If you could have one – and only one – bike, the CruX Elite EVO might just be the choice.
2014 Specialized CruX Elite EVO Rival Disc, MSRP $3,200.
Back in the late 1990s, Specialized was a true value leader. It was tough to find more bike for the money than a Specialized, particularly the Stumpjumper and S-Works line of mountain bikes.
Over the past few years, though, Specialized has gotten a little overzealous with going up-market, becoming one of the first bike manufacturers to sell a mountain bike with a $10,000 price tag. However, with the recent release of the 2014 Specialized CruX Elite EVO Rival Disc, Specialized has refocused its efforts on offering standout value. For $3,200, the CruX Elite EVO is like having four bikes in one.
The CruX Elite EVO is certainly a looker.
At first glance all I could think of was the famous line in Spinal Tap when Nigel Tufnel evaluated their Smell the Glove album cover. “How much more black could this be? And the answer is…none. None more black.” If being murdered out is your style, then the black components, matte black frameset and black wheels on the CruX EVO don’t disappoint. Even the cranks are black.
Highlights of this build include a full carbon fiber frameset and seatpost, (recalled) SRAM hydraulic disc brakes with Double Tap Rival 10-speed shifting, room for 40c knobby tires, and a svelte 18-pound weight when you swap on better wheels and tires. More impressively, the CruX Elite EVO is a bike that can do everything including going off the front in a weeknight training crit, blasting through mud bogs in a local cyclocross race, racing gravel laden double centuries, and even ripping a little mellow singletrack.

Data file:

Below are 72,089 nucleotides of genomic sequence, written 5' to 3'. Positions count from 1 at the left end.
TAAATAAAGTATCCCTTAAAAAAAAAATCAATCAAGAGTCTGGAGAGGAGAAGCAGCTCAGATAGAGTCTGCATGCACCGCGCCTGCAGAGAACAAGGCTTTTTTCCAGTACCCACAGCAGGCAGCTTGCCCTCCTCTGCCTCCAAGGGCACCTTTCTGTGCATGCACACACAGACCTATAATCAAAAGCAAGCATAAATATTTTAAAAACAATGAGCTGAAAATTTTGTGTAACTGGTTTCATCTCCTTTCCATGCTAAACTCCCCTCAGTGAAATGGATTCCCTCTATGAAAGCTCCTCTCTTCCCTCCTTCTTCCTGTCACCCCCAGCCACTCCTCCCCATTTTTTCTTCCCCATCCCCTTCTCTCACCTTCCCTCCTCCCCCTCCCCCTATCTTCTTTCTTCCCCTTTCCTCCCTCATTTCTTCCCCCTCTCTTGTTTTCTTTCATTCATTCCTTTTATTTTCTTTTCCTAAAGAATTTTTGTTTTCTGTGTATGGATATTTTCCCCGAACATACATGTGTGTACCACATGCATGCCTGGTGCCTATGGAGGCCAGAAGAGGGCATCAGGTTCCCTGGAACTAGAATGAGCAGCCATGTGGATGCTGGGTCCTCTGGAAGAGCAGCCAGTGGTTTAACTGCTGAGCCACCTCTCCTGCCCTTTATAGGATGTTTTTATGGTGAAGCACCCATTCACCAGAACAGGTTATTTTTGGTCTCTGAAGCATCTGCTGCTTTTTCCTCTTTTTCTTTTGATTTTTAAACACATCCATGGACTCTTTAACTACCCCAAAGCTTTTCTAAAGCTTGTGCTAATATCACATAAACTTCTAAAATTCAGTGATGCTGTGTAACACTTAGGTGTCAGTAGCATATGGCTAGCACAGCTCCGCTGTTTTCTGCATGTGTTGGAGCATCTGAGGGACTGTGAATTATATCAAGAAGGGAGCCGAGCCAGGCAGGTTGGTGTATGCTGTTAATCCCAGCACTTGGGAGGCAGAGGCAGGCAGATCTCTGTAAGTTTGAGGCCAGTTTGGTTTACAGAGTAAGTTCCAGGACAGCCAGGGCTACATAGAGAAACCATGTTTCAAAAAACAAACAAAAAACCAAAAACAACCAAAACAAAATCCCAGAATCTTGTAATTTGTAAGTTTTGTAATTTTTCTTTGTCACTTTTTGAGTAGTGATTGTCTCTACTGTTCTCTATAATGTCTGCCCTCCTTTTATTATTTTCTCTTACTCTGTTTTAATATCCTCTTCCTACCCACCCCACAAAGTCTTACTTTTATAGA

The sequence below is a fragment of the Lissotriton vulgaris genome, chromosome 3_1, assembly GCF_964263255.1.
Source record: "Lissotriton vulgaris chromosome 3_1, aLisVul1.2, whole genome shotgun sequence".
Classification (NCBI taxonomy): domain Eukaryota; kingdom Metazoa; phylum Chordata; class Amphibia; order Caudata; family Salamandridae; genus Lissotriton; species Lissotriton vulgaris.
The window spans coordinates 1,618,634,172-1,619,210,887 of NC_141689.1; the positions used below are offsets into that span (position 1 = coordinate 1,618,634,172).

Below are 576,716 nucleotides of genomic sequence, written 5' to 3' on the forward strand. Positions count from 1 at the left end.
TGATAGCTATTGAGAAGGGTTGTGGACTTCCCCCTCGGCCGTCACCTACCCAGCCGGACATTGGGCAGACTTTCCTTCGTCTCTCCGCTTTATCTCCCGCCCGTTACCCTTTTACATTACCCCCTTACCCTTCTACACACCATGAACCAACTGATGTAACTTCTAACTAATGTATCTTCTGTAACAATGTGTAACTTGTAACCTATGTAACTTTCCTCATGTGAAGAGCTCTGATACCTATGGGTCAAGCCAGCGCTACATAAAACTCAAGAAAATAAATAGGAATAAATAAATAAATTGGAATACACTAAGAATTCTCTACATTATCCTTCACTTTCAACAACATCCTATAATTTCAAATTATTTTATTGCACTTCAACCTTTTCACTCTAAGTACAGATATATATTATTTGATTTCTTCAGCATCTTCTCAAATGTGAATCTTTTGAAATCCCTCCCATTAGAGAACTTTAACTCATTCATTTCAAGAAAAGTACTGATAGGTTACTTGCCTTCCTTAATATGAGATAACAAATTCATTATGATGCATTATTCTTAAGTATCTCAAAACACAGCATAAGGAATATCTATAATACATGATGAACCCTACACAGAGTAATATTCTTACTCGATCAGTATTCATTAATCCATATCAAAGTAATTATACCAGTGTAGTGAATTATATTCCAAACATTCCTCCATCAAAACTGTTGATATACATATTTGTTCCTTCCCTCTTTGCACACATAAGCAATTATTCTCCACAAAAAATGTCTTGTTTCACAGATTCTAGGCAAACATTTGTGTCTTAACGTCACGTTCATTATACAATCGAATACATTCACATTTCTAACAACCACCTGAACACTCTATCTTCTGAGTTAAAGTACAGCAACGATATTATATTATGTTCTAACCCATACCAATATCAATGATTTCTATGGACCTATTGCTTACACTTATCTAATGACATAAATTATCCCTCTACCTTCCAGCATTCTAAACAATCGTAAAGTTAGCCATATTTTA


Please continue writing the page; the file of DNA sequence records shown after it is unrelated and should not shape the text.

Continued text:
How much more black could it be? None. None more black.
Developed specifically for the burgeoning “gravel grinder” subset of racing – combining long road races with dirt and gravel country roads – the Specialized CruX Elite EVO is engineered to provide fast, aerodynamic and comfortable performance for dirt-based endurance races like the Dirty Kanza 200. Two-time winner Dan Hughes piloted a standard Specialized CruX cyclocross bike for back-to-back victories in 2012 and 2013, making small tweaks to the bike including more compact gearing. Specialized essentially took Hughes’ setup and adapted it into what is now the CruX Elite EVO – the bike pro rider Rebecca Rusch piloted to a Dirty Kanza 200 victory in 2013.
Sporting a funky looking FACT CG-R carbon seatpost, 50-34 compact front chainrings, an 11-28 cogset, SRAM hydraulic disc brakes and more relaxed “American style” cyclocross geometry with a lower bottom bracket, the CruX Elite EVO is tailor made for long days in the saddle. And with generous amounts of clearance around both the fork and the bridgeless chainstay/bottom bracket junction, the CruX Elite EVO can handle up to 40c tires. The fork can accommodate an even bigger tire.
The CG-R carbon post sucked up bumpy roads, making for an incredibly smooth ride.
The FACT CG-R seatpost incorporates Zertz vibration damping, and when paired to the FACT carbon frame, the CruX Elite EVO is incredibly comfortable even on the most miserably bumpy and chunked-out roads. For enhanced stiffness and lightning fast acceleration, the CruX Elite EVO sports a burly tapered head tube with tapered FACT carbon disc fork and an oversized BB30 bottom bracket.
A perfectly flat top tube makes for painless shouldering.
A particularly nice feature on all Specialized CruX frames is the flat and wide top tube underside which makes shouldering the CruX an absolute pleasure, eliminating the shoulder soreness that can be caused by thinner, rounder top tubes.
The SRAM hydro disc brakes transformed the performance of the CruX Elite EVO. Now we just need to get the recall replacements.